Greene v. Beaumont et al
MEMORANDUM OPINION AND ORDER denying 8 Motion to Dismiss filed by Kevin Beaumont, Kimberly Beaumont as set forth. Signed by Honorable Robert T. Dawson on December 5, 2008. (lw)
IN THE UNITED STATES DISTRICT COURT WESTERN DISTRICT OF ARKANSAS FORT SMITH DIVISION
MICHAEL DON GREENE
Case No.: 08-2048
KIMBERLY BEAUMONT and KEVIN BEAUMONT MEMORANDUM OPINION AND ORDER
Before the Court are Defendants' Motion to Dismiss and supporting brief (Docs. 8-9) and Plaintiff's Response (Doc. 11). Defendants contend Plaintiff's Complaint should be dismissed
pursuant to Rule 12(b)(6)-(7) of the Federal Rules of Civil Procedure as it was filed outside the statute of limitations and fails to join indispensable parties. Plaintiff's Complaint alleges causes of action for breach of contract and fraud. Plaintiff contends the statute of limitations should be tolled due to Defendants' fraudulent concealment and that other potential defendants are named as "John Does" as Plaintiff is unable to physically locate them. Motion to Dismiss Standard In ruling on a motion to dismiss, the district court must accept the allegations contained in the complaint as true, and all reasonable inferences from the complaint must be drawn in favor of the non-moving party. Cir. 1996). Hafley v. Lohman, 90 F.3d 264, 266 (8th
Complaints should be liberally construed in the -1-
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plaintiff's favor and "`should not be dismissed for failure to state a claim unless it appears beyond doubt that the plaintiff can prove no set of facts in support of his claim which would entitle [her] to relief.'" Rucci v. City of Pacific, 327 F.3d
651, 652 (8th Cir. 2003) (quoting Conley v. Gibson, 355 U.S. 41, 45-46, 78 S.Ct. 99, 2 L.Ed.2d 80 (1957)). Fraudulent Concealment The statute of limitations for Plaintiff's fraud and breach of contract claims is three years. Ark. Code Ann. § 16-56-105.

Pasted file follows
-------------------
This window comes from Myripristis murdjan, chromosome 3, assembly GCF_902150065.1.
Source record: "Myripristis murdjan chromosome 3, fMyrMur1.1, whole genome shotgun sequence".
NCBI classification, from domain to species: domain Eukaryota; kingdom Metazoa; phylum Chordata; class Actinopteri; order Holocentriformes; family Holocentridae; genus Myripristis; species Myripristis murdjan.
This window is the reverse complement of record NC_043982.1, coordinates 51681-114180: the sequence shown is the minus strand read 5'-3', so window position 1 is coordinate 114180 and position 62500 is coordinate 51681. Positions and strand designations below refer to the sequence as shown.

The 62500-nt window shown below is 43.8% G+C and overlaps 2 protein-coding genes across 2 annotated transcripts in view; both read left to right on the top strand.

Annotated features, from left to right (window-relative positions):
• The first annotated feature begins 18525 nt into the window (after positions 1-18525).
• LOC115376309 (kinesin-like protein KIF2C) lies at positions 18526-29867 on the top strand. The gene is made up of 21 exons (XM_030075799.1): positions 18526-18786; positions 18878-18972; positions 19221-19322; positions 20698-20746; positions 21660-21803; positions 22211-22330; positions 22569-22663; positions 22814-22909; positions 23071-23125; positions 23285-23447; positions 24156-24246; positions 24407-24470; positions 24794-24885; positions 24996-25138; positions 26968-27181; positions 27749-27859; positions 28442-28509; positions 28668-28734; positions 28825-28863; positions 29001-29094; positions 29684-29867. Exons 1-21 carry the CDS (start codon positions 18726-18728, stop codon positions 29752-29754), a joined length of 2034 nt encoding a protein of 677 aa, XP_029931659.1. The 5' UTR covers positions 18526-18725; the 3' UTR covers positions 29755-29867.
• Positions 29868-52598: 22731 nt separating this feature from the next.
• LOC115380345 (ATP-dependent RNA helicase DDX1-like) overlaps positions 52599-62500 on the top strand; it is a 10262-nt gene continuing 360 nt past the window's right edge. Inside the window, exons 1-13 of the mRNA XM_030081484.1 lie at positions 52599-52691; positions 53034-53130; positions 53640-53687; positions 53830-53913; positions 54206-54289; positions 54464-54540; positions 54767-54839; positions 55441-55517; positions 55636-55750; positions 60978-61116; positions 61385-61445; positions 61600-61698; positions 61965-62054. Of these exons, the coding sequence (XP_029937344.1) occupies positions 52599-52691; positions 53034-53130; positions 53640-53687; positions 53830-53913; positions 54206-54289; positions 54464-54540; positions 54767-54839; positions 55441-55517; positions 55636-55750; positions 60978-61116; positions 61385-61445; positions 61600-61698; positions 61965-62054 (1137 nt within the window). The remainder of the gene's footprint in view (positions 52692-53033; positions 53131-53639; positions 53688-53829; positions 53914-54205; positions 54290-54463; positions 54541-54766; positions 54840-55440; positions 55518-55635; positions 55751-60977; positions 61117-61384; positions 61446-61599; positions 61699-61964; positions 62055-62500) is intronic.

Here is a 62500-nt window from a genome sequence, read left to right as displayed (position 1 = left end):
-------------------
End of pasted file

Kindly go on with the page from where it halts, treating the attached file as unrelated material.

The limitations period begins to run, in the absence of fraudulent concealment of the wrong, when the wrong occurs, not when it is discovered. Gibson v. Herring, 975 S.W.2d 860 (Ark. App. 1998).
Fraudulent concealment suspends the running of the statute of limitations until the party having the cause of action discovers the fraud or should have discovered it. 237 S.W.3d 81 (Ark. 2000). Delanno, Inc. v. Peace,
The general rule of fraudulent
concealment requires "some positive act of fraud, something so furtively planned and secretly executed as to keep the plaintiff's cause of action concealed, or perpetrated in a way that conceals itself." been Id. (citation omitted). pled, the If fraudulent concealment has survives dismissal on
limitations grounds and a question of fact is created on which both sides are entitled to offer proof. Ark. 460 (1966). Plaintiff's Complaint was filed on May 20, 2008. According Brewer v. Hawkins, 241
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to the Complaint, the alleged wrongs occurred beginning November 2001 and continued to as late as late 2004. Therefore, Defendants contend the statute of limitations ran in late 2007 at the latest. However, Plaintiff contends Defendants concealed the breach of contract and fraud through August of 2006, when Defendants failed to respond to Plaintiff's written demand for stock certificates and began investigating all the previous investments he made with Defendants. (Doc. 1, ¶ 16).
Defendants assert that Plaintiff failed to sufficiently plead fraudulent concealment. However, Plaintiff made numerous